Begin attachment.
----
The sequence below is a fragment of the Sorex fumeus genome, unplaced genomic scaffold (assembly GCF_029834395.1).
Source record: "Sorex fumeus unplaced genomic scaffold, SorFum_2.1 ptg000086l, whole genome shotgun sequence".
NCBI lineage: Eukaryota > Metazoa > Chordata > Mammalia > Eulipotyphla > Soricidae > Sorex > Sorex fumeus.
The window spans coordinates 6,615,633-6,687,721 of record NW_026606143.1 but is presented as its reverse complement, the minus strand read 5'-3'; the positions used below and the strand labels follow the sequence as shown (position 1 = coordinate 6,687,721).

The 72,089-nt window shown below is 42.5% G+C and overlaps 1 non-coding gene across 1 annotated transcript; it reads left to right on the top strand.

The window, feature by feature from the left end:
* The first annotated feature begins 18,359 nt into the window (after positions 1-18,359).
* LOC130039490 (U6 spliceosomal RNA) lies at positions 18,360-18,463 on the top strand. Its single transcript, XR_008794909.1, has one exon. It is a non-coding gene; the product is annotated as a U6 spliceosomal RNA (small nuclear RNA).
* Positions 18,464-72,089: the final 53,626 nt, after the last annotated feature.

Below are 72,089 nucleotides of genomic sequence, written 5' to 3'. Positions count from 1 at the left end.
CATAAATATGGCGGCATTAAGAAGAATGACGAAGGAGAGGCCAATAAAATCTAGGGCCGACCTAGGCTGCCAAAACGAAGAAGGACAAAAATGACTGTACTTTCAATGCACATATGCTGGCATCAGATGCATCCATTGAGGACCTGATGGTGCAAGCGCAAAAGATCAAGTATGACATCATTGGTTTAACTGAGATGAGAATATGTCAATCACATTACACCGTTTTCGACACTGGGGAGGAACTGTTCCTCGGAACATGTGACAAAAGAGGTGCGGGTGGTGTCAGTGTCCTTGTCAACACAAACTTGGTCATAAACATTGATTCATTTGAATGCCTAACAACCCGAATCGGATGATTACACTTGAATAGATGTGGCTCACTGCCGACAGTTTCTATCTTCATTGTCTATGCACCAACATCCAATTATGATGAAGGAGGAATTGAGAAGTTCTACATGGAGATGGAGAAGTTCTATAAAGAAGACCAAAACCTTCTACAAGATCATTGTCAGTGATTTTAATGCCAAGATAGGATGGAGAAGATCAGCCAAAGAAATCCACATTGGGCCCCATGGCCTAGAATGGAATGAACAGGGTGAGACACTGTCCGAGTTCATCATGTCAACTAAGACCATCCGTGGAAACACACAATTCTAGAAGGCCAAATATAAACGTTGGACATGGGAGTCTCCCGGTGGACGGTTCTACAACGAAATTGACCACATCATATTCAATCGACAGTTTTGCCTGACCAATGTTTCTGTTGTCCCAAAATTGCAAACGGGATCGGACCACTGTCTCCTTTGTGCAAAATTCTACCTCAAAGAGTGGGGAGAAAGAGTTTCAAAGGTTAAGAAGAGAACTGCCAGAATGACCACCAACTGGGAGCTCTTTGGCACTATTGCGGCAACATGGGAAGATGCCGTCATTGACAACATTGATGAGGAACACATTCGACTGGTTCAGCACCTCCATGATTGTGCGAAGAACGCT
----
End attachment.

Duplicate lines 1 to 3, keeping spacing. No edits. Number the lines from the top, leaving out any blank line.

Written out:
The sequence below is a fragment of the Sorex fumeus genome, unplaced genomic scaffold (assembly GCF_029834395.1).
Source record: "Sorex fumeus unplaced genomic scaffold, SorFum_2.1 ptg000086l, whole genome shotgun sequence".
NCBI lineage: Eukaryota > Metazoa > Chordata > Mammalia > Eulipotyphla > Soricidae > Sorex > Sorex fumeus.